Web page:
Abstract : In fungi, genes involved in biosynthesis of a secondary metabolite (SM) are often located adjacent to one another in the genome and are coordinately regulated. These SM biosynthetic gene clusters typically encode enzymes, one or more transcription factors, and a transport protein. Fusaric acid is a polyketide-derived SM produced by multiple species of the fungal genus Fusarium. This SM is of concern because it is toxic to animals and, therefore, is considered a mycotoxin and may contribute to plant pathogenesis. Preliminary descriptions of the fusaric acid (FA) biosynthetic gene (FUB) cluster have been reported in two Fusarium species, the maize pathogen F. verticillioides and the rice pathogen F. fujikuroi. The cluster consisted of five genes and did not include a transcription factor or transporter gene. Here, analysis of the FUB region in F. verticillioides, F. fujikuroi, and F. oxysporum, a plant pathogen with multiple hosts, indicates the FUB cluster consists of at least 12 genes (FUB1 to FUB12). Deletion analysis confirmed that nine FUB genes, including two Zn(II)2Cys6 transcription factor genes, are required for production of wild-type levels of FA. Comparisons of FUB cluster homologs across multiple Fusarium isolates and species revealed insertion of non-FUB genes at one or two locations in some homologs. Although the ability to produce FA contributed to the phytotoxicity of F. oxysporum culture extracts, lack of production did not affect virulence of F. oxysporum on cactus or F. verticillioides on maize seedlings. These findings provide new insights into the genetic and biochemical processes required for FA production.
ESTHER : Brown_2015_Mol.Plant.Microbe.Interact_28_319
PubMedSearch : Brown_2015_Mol.Plant.Microbe.Interact_28_319
PubMedID: 25372119
Gene_locus related to this paper: gibf5-fub4 , gibf5-fub5

Title : Extensive sampling of basidiomycete genomes demonstrates inadequacy of the white-rot\/brown-rot paradigm for wood decay fungi - Riley_2014_Proc.Natl.Acad.Sci.U.S.A_111_9923
Author(s) : Riley R , Salamov AA , Brown DW , Nagy LG , Floudas D , Held BW , Levasseur A , Lombard V , Morin E , Otillar R , Lindquist EA , Sun H , LaButti KM , Schmutz J , Jabbour D , Luo H , Baker SE , Pisabarro AG , Walton JD , Blanchette RA , Henrissat B , Martin F , Cullen D , Hibbett DS , Grigoriev IV
Ref : Proc Natl Acad Sci U S A , 111 :9923 , 2014
Abstract : Basidiomycota (basidiomycetes) make up 32% of the described fungi and include most wood-decaying species, as well as pathogens and mutualistic symbionts. Wood-decaying basidiomycetes have typically been classified as either white rot or brown rot, based on the ability (in white rot only) to degrade lignin along with cellulose and hemicellulose. Prior genomic comparisons suggested that the two decay modes can be distinguished based on the presence or absence of ligninolytic class II peroxidases (PODs), as well as the abundance of enzymes acting directly on crystalline cellulose (reduced in brown rot). To assess the generality of the white-rot/brown-rot classification paradigm, we compared the genomes of 33 basidiomycetes, including four newly sequenced wood decayers, and performed phylogenetically informed principal-components analysis (PCA) of a broad range of gene families encoding plant biomass-degrading enzymes. The newly sequenced Botryobasidium botryosum and Jaapia argillacea genomes lack PODs but possess diverse enzymes acting on crystalline cellulose, and they group close to the model white-rot species Phanerochaete chrysosporium in the PCA. Furthermore, laboratory assays showed that both B. botryosum and J. argillacea can degrade all polymeric components of woody plant cell walls, a characteristic of white rot. We also found expansions in reducing polyketide synthase genes specific to the brown-rot fungi. Our results suggest a continuum rather than a dichotomy between the white-rot and brown-rot modes of wood decay. A more nuanced categorization of rot types is needed, based on an improved understanding of the genomics and biochemistry of wood decay.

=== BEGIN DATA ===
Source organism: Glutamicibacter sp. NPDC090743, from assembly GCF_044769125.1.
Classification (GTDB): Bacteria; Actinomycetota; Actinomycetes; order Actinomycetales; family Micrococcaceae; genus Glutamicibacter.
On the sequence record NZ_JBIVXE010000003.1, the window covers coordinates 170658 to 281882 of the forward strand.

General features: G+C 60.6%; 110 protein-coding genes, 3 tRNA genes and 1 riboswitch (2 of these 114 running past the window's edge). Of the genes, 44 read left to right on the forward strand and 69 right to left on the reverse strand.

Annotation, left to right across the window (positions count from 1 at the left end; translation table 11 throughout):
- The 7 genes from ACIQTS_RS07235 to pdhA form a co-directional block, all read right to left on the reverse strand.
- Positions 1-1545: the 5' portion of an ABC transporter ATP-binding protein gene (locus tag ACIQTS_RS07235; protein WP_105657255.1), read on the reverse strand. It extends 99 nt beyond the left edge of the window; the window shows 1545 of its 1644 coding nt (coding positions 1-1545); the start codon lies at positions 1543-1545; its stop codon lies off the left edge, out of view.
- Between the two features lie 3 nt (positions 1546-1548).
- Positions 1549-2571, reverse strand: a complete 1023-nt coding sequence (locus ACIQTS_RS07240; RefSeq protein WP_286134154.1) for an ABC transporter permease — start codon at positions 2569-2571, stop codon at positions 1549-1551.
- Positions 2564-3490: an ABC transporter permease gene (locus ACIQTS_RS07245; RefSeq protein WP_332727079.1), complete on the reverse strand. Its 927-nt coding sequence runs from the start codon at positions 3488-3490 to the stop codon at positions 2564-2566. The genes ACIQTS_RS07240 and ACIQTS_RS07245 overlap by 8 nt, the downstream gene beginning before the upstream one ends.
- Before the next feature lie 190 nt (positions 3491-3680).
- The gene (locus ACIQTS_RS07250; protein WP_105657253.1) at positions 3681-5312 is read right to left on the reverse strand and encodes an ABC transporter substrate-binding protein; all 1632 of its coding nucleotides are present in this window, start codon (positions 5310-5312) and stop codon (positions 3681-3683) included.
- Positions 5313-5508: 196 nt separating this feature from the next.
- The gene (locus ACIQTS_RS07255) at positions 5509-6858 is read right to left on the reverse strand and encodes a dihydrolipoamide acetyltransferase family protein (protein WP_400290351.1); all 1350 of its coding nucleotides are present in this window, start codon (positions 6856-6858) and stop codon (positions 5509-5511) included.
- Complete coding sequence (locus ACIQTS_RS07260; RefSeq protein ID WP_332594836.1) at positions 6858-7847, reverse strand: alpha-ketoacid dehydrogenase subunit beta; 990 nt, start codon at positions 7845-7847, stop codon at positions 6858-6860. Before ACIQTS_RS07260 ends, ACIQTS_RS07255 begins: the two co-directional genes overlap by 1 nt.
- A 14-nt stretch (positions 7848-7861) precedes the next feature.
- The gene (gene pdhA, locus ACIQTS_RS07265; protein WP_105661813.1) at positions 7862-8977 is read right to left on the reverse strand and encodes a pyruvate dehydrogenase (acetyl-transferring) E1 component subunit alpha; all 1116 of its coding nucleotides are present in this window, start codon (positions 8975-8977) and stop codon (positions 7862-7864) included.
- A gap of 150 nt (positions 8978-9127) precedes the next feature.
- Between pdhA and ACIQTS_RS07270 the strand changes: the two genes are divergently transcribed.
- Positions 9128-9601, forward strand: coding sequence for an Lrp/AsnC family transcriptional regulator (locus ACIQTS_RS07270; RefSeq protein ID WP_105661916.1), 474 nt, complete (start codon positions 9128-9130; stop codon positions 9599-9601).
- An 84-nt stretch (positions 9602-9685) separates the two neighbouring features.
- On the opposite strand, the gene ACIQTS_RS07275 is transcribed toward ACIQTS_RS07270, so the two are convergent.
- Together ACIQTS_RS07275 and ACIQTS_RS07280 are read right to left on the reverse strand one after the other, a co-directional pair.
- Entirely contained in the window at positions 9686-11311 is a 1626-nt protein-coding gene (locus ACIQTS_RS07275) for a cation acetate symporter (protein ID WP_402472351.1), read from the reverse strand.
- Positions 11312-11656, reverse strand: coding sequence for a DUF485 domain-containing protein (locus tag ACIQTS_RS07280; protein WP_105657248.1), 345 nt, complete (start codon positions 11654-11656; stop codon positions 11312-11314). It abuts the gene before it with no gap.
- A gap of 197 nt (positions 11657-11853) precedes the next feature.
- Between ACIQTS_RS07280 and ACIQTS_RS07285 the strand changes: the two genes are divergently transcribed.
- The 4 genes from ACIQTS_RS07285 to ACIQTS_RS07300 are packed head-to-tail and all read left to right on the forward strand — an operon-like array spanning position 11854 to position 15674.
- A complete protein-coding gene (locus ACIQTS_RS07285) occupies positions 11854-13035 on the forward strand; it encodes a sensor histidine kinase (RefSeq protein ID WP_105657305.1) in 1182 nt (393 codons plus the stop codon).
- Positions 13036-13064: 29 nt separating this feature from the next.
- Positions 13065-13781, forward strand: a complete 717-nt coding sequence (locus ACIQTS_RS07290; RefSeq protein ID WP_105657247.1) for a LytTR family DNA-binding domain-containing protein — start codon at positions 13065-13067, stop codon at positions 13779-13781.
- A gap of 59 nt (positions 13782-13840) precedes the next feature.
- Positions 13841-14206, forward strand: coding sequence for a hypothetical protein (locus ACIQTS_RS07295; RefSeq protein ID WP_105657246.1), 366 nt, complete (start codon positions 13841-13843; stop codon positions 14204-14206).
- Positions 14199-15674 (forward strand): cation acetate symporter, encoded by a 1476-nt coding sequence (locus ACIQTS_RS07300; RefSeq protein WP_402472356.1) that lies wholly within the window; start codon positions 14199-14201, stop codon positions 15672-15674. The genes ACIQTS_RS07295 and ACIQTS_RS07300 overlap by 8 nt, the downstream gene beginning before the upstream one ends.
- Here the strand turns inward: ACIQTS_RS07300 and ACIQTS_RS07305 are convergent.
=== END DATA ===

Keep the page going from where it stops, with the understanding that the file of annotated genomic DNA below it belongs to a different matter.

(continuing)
ESTHER : Riley_2014_Proc.Natl.Acad.Sci.U.S.A_111_9923
PubMedSearch : Riley_2014_Proc.Natl.Acad.Sci.U.S.A_111_9923
PubMedID: 24958869
Gene_locus related to this paper: pleos-a0a067nlj6 , 9agar-a0a067t0n0 , 9agar-a0a067sha0 , 9homo-a0a067pav0 , pleos-a0a067n337 , 9homo-a0a067pz82 , 9homo-a0a067m7p7 , pleos-a0a067p245 , 9homo-a0a067lrz6 , 9homo-a0a067m4r5 , 9homo-a0a067mr63 , 9homo-a0a067mrq8 , 9agar-a0a067t4j6 , 9homo-a0a067pdz2 , 9homo-a0a067q2n9 , 9agar-a0a067tsx5 , 9homo-a0a067mfq5 , 9homo-a0a067qc90 , pleos-a0a067p113 , 9homo-a0a067pwi6 , 9agar-a0a067s6d7 , 9agar-a0a067tie7 , pleos-a0a067ngc3 , 9agar-a0a067st69 , 9agar-a0a067t6h9 , 9agar-a0a067tj80 , pleos-a0a067npl2 , 9agar-a0a067sm07 , 9agar-a0a067tar9 , 9agar-a0a067tid6 , 9agar-a0a067u335 , pleos-a0a067ndv5 , pleos-a0a067nqw6 , 9homo-a0a067pkj2 , 9agar-a0a067t683 , 9homo-a0a067mgl1 , 9agar-a0a067sg35 , 9homo-a0a067q7g6 , 9agar-a0a067tub0 , 9agar-a0a067t8f5 , 9agar-a0a067tj19 , 9homo-a0a067pyu9 , 9agar-a0a067tjp8 , 9agar-a0a067sjg9 , 9agar-a0a067u0h4 , pleos-a0a067nxe9 , 9agar-a0a067sqt2 , 9agar-a0a067tgx3 , 9homo-a0a067psv8 , 9agar-a0a067sq58 , 9homo-a0a067m4m0 , 9agar-a0a067tqz5 , pleos-a0a067new9 , 9homo-a0a067m9v3 , 9agar-a0a067tlx5 , 9agar-a0a067tfq4 , pleos-a0a067nln4 , pleos-a0a067ndf5 , pleos-a0a067nn26 , pleos-a0a067nfv2 , 9homo-a0a067pnd3 , 9agar-a0a067sw48 , pleos-a0a067neg3 , pleos-a0a067nz51 , pleos-a0a067naf9 , pleos-a0a067nad7 , 9agar-a0a067sxe2 , 9agar-a0a067slu3 , pleos-a0a067n7p8 , pleos-a0a067nl60 , pleos-a0a067ncd0 , 9agar-a0a067th99 , 9agar-a0a067sp22 , pleos-a0a067pbw7 , 9homo-a0a067q916 , 9homo-a0a067pwe5 , galm3-a0a067scb0 , galm3-popa